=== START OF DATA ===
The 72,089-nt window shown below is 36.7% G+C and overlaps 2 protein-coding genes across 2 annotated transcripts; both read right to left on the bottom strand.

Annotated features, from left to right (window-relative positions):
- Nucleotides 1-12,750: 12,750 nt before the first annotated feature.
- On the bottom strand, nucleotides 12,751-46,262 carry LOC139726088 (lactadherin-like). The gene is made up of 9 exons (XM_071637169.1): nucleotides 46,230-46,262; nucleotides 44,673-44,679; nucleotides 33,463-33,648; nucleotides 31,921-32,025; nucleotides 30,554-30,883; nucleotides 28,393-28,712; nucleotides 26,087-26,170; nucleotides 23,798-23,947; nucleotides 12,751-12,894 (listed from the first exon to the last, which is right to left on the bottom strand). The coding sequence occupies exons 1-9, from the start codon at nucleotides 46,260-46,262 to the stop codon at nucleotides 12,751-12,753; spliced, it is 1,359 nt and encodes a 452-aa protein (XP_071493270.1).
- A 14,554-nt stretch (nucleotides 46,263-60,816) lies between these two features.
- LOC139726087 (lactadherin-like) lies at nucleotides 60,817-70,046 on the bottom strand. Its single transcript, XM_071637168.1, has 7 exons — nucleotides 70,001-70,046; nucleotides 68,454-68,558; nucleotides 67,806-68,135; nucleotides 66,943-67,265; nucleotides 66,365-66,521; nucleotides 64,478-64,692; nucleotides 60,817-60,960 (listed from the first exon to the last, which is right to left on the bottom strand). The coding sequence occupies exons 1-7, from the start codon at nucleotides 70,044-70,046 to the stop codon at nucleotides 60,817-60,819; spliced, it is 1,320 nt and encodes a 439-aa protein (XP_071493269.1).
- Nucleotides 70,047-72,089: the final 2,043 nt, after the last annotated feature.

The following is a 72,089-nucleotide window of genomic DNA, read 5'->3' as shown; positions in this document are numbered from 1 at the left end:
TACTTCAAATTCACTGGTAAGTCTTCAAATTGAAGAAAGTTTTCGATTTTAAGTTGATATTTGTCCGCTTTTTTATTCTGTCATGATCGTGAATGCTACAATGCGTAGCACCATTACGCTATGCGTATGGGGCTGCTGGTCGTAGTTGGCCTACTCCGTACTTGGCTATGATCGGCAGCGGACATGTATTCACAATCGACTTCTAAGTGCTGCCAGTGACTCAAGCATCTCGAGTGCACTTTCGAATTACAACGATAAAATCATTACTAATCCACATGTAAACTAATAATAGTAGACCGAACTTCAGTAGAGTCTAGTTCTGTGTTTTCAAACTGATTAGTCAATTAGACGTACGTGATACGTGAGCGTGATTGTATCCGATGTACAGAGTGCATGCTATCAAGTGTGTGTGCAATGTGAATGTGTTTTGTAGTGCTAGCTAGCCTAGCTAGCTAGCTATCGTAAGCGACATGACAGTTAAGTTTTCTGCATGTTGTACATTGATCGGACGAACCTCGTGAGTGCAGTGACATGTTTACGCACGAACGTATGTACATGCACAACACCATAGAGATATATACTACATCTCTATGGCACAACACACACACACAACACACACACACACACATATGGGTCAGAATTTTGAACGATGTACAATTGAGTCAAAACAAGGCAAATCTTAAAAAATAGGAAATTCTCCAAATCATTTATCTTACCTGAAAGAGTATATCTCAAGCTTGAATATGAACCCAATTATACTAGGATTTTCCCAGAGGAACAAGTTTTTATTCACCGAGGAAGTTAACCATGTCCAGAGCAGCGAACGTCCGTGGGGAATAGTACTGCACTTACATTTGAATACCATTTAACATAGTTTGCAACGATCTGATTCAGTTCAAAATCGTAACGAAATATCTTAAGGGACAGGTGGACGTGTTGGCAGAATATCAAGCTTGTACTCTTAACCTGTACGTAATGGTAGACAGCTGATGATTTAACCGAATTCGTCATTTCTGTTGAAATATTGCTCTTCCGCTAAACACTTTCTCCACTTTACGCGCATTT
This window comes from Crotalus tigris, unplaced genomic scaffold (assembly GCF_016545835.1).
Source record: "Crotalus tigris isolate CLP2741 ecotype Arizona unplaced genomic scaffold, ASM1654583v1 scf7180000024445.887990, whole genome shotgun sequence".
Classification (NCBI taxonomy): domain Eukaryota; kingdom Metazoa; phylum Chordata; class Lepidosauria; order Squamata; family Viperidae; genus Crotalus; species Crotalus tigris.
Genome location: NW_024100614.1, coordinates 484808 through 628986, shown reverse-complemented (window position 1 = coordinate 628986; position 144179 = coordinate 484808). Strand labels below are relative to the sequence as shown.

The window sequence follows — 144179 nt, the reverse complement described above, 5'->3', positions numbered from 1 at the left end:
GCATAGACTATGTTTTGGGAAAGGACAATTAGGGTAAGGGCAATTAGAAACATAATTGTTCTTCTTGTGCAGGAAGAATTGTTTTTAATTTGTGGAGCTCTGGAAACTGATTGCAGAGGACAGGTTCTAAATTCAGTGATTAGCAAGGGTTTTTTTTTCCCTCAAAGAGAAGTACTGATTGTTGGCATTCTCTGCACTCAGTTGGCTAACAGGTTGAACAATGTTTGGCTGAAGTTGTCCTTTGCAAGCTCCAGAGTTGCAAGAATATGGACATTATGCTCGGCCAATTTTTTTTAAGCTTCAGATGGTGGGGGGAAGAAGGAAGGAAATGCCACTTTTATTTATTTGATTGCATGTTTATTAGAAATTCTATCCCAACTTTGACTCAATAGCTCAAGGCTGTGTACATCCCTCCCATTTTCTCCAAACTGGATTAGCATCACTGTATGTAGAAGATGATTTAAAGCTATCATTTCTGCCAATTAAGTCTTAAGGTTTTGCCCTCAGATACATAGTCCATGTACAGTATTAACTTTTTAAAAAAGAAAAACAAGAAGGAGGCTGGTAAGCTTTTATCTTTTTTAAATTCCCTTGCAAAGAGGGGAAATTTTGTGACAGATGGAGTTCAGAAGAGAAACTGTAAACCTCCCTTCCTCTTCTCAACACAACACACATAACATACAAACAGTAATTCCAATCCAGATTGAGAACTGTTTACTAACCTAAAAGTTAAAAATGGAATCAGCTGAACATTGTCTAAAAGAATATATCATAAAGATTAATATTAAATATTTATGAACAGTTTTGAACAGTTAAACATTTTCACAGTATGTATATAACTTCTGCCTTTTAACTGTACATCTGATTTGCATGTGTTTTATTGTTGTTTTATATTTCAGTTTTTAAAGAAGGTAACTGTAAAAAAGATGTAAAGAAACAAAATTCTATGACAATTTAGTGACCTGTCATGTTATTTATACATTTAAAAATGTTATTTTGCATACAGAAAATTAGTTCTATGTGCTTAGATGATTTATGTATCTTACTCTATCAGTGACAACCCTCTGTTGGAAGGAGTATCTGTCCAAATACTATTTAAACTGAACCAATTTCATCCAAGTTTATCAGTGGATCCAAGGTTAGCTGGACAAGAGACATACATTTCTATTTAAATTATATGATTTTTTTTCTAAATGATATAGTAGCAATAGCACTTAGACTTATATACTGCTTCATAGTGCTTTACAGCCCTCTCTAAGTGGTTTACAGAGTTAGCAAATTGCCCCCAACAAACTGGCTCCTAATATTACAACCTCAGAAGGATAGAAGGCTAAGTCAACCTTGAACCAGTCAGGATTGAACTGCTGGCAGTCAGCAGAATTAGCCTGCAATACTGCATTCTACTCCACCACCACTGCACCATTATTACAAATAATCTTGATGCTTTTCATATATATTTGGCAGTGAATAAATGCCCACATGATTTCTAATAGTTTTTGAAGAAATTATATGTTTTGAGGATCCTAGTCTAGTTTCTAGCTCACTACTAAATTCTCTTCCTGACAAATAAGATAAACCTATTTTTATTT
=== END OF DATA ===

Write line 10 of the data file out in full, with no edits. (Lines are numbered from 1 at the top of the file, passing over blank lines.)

This window comes from Crotalus tigris, unplaced genomic scaffold (assembly GCF_016545835.1).